The MSO: OEM Certification for Your Future

The MSO: OEM Certification for Your Future

I think in the very near future it will be impossible to repair a vehicle if your shop isn’t certified in a brand.

Vehicle manufacturers have been progressively creating certification standards required to properly repair their vehicles. Now more than ever, the concern of the repair of their vehicles is affecting how repairers conduct business. It’s nothing new; they’ve always been concerned. But now, with more manufacturers developing certification standards, the focus for repairers has to shift to compliance.

Brand Loyalty

I think in the very near future it will be impossible to repair a vehicle if your shop isn’t certified in a brand. You see it already in quite a few brands: Honda, Mercedes-Benz, Nissan, Chrysler, GM, Ford, Jaguar Land Rover, Tesla, Infiniti and Hyundai.

The reason OEMs are concerned, other than safety, is brand loyalty. There are studies that show if a customer has a repair issue, they’ll go to a different brand most of the time.

Manufacturers want us to repair their vehicles properly. They’ve developed standards, and they’re transparent and available to repairers. They all have different criteria for achieving certification, not only in the methods we use to repair the vehicles but also in the equipment we use to repair them.

There aren’t enough certified dealer-owned body shops to repair the demand. The majority of dealers in my particular market aren’t equipped or certified to repair their own brand. Because of this, there are dealers that have closed down their shop. There’s an all-around shortage of certified shops available to make the proper repair, so even though it’s expensive to become certified, I see it as a huge opportunity for us.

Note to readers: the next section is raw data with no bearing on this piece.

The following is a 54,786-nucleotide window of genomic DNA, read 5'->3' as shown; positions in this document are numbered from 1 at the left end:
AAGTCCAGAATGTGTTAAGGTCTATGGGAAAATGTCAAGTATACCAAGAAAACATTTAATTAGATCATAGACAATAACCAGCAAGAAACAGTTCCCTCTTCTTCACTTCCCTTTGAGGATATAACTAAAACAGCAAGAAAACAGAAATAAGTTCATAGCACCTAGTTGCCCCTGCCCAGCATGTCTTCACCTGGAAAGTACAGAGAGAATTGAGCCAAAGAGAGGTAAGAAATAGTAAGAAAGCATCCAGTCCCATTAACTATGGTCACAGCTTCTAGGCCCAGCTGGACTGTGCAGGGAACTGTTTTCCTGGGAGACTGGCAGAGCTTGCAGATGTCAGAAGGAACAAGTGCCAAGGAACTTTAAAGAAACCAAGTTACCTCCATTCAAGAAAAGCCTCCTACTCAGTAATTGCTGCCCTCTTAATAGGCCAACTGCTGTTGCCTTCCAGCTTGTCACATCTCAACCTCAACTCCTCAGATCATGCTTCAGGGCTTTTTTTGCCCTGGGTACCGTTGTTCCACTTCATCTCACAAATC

Load Leveling

We have worked hard to become certified on most makes. The advantage for a MSO becoming certified on most makes is we can spread out the different brand certifications and load level accordingly. For instance, we have a certified Ford aluminum repair shop in every market we’re in. We’ll transport a vehicle to the Ford aluminum shop from another shop 10 or 20 miles away, do the proper repair and then deliver the vehicle back to the drop-off location when completed.

We have a call center that will suggest that a customer go to the certified shop when it’s convenient for them to do so. If it’s not, we’ll transport. We have a few dealer relationships that require us to be certified on their brands, and we transport those vehicles automatically.


The cost of becoming and staying certified is different for every brand. We have spent as much as $150,000 to become certified at a single shop. We were the first shop in one market to become certified and, at the time, the cost for the equipment and training was higher than it is now. That’s why I’ve learned that it’s prudent to wait it out a little if you can.

You can expect to pay an annual fee to stay certified, and the cost varies from $2,000 to $6,000 per shop. There’s also a cost for training the estimators, parts personnel and technicians that can get expensive as well. We’ve achieved the proper training by charting what each person in those departments has completed in every brand. Our training programs include I-CAR, OEM and equipment manufacturer training. We have desktop computers available at each location for online training, but we send personnel out of town for training as well. We’ve also brought in a trainer.


We promote the certifications to the public and to our clients. It’s important to set yourself apart from the competition, and this is an avenue to do so. I know the payoff will be slow, but it’s a necessity if you’re going to be in the business in the years ahead.

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